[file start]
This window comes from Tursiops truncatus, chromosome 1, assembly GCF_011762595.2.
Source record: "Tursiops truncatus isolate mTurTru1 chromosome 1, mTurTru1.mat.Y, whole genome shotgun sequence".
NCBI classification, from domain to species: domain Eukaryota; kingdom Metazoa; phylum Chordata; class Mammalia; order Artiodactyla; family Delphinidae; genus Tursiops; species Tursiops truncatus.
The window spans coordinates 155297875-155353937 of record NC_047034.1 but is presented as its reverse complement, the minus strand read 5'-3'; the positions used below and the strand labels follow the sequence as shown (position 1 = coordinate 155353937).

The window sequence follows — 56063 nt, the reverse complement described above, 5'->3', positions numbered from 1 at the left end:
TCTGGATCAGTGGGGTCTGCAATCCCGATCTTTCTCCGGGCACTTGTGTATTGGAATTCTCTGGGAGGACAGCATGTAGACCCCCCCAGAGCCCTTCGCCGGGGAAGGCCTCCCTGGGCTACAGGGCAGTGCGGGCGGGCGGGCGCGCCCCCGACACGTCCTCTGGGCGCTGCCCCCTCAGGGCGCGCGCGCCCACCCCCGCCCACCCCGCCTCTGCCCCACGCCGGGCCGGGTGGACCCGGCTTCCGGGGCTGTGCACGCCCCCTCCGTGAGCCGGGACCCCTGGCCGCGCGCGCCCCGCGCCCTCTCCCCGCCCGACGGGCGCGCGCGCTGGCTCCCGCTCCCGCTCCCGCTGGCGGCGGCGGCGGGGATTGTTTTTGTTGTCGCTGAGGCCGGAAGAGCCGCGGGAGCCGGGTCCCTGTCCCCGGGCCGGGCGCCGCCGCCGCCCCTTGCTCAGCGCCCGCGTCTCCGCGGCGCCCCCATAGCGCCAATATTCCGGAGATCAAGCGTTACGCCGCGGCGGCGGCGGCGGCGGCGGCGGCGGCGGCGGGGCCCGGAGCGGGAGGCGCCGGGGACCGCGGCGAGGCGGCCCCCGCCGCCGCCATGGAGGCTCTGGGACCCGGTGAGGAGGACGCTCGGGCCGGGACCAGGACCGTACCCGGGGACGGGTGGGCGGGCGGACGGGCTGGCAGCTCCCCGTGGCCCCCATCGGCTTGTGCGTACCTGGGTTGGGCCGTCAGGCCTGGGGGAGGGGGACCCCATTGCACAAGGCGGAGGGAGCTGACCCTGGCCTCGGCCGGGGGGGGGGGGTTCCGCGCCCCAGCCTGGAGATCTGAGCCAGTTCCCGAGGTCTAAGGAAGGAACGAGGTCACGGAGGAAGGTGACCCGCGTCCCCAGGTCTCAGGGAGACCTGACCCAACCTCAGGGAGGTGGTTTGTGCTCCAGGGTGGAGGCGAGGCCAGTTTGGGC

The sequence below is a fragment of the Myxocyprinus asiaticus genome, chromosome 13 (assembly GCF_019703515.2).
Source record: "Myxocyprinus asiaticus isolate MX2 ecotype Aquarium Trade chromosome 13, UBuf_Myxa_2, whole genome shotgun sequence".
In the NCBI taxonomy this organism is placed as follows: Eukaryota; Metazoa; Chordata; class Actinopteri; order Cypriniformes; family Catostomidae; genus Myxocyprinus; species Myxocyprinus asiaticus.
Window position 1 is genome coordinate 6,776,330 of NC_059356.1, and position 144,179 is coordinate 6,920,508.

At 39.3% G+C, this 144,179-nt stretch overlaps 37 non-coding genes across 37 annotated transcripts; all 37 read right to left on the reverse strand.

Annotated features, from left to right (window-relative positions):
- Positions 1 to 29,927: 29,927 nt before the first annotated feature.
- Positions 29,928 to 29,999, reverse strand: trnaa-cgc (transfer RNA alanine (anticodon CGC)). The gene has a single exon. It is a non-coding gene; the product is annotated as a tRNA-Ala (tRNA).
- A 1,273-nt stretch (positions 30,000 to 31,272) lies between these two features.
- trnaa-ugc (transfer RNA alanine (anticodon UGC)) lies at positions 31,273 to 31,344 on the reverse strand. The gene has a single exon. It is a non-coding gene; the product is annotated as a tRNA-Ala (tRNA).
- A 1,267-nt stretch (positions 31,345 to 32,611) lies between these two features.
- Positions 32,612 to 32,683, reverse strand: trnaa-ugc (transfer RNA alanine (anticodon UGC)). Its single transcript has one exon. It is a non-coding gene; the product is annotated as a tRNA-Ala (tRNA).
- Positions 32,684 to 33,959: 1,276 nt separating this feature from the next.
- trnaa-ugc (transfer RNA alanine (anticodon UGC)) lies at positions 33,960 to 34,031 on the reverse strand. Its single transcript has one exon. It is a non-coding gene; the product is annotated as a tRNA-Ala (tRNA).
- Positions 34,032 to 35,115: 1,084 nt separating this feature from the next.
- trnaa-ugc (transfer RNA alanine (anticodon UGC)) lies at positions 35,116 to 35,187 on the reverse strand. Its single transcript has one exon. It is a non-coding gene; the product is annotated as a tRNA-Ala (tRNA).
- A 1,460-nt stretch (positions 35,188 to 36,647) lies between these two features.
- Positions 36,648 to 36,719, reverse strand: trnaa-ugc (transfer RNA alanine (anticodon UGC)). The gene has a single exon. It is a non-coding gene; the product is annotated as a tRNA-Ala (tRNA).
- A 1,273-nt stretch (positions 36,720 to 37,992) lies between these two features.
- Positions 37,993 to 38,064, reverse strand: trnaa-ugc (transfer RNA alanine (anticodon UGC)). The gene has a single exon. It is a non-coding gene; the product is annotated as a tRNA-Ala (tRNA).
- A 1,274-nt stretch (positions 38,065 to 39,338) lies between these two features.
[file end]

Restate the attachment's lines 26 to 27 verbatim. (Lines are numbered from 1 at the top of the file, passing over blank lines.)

- Positions 37,993 to 38,064, reverse strand: trnaa-ugc (transfer RNA alanine (anticodon UGC)). The gene has a single exon. It is a non-coding gene; the product is annotated as a tRNA-Ala (tRNA).
- A 1,274-nt stretch (positions 38,065 to 39,338) lies between these two features.